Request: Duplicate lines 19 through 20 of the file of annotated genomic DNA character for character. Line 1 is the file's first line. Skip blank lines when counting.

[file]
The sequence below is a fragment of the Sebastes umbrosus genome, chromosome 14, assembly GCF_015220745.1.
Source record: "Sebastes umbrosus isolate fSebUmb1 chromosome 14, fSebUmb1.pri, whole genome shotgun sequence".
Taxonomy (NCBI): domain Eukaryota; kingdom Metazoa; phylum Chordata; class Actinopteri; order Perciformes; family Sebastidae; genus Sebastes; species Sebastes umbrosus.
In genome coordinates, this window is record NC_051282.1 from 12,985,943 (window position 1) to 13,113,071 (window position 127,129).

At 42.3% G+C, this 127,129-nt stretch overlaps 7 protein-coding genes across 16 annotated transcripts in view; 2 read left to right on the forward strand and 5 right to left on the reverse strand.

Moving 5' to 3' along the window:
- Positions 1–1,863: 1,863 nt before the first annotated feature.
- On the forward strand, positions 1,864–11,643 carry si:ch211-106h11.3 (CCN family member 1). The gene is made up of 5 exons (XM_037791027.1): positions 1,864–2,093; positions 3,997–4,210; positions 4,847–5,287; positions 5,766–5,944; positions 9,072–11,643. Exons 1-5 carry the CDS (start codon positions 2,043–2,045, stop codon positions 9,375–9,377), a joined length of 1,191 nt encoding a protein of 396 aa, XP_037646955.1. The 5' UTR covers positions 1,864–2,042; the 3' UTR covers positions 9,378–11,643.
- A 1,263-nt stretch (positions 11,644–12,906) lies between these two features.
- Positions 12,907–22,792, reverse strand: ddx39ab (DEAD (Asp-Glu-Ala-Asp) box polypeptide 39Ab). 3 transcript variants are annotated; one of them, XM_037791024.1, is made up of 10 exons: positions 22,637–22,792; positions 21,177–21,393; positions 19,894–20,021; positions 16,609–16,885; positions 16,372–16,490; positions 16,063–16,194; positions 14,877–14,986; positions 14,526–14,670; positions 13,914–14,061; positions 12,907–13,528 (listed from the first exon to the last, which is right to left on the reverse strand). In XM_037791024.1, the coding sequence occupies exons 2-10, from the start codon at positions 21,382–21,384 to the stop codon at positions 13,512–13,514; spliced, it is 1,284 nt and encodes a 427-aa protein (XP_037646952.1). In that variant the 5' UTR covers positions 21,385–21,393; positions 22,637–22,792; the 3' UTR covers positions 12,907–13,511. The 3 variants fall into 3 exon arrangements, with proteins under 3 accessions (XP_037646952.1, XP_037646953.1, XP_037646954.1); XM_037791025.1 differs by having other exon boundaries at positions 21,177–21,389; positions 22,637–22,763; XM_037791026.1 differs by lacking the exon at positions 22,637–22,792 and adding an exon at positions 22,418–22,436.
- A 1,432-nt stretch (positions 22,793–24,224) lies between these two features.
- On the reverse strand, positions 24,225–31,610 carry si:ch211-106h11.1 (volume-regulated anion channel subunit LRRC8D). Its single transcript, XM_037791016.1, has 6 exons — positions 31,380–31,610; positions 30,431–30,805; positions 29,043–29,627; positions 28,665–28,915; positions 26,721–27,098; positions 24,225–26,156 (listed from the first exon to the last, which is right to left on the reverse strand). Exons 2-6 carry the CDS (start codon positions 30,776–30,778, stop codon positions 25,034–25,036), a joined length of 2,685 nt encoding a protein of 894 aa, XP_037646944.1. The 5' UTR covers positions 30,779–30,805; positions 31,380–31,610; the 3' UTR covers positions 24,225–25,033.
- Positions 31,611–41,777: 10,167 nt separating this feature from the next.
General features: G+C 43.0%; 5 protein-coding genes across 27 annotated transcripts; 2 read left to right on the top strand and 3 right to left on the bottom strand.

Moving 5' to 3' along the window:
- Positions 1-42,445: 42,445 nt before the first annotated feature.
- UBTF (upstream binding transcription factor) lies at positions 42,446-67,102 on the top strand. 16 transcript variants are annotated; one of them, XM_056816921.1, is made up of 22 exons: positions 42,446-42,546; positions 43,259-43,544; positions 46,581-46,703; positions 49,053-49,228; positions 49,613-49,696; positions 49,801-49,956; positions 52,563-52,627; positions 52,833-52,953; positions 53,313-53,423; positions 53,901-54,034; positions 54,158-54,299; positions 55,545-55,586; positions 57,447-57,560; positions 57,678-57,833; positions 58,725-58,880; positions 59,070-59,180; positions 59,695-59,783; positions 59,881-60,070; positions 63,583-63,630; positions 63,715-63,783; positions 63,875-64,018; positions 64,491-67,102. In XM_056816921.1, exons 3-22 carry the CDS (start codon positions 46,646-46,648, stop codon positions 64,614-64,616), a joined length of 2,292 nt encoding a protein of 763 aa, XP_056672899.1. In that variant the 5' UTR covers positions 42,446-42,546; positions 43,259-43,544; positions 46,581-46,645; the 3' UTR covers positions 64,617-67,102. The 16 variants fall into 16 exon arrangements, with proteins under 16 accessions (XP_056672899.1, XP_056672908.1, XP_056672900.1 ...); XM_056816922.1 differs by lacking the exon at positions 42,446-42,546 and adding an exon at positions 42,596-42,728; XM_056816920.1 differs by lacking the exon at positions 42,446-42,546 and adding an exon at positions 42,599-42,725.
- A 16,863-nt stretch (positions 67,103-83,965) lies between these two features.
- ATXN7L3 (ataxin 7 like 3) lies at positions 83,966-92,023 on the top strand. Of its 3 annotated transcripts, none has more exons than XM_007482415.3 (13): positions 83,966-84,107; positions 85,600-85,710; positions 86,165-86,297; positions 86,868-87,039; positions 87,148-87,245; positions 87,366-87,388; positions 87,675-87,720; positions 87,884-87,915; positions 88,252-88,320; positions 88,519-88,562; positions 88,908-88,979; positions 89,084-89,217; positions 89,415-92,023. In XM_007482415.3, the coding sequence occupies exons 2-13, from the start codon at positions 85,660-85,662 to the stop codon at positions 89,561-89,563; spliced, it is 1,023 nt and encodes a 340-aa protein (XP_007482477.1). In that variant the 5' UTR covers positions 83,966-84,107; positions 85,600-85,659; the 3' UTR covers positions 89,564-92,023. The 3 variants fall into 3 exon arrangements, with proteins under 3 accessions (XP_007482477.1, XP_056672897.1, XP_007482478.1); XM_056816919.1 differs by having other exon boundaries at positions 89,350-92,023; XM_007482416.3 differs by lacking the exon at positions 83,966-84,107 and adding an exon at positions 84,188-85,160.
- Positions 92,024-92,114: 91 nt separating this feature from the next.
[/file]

- ATXN7L3 (ataxin 7 like 3) lies at positions 83,966-92,023 on the top strand. Of its 3 annotated transcripts, none has more exons than XM_007482415.3 (13): positions 83,966-84,107; positions 85,600-85,710; positions 86,165-86,297; positions 86,868-87,039; positions 87,148-87,245; positions 87,366-87,388; positions 87,675-87,720; positions 87,884-87,915; positions 88,252-88,320; positions 88,519-88,562; positions 88,908-88,979; positions 89,084-89,217; positions 89,415-92,023. In XM_007482415.3, the coding sequence occupies exons 2-13, from the start codon at positions 85,660-85,662 to the stop codon at positions 89,561-89,563; spliced, it is 1,023 nt and encodes a 340-aa protein (XP_007482477.1). In that variant the 5' UTR covers positions 83,966-84,107; positions 85,600-85,659; the 3' UTR covers positions 89,564-92,023. The 3 variants fall into 3 exon arrangements, with proteins under 3 accessions (XP_007482477.1, XP_056672897.1, XP_007482478.1); XM_056816919.1 differs by having other exon boundaries at positions 89,350-92,023; XM_007482416.3 differs by lacking the exon at positions 83,966-84,107 and adding an exon at positions 84,188-85,160.
- Positions 92,024-92,114: 91 nt separating this feature from the next.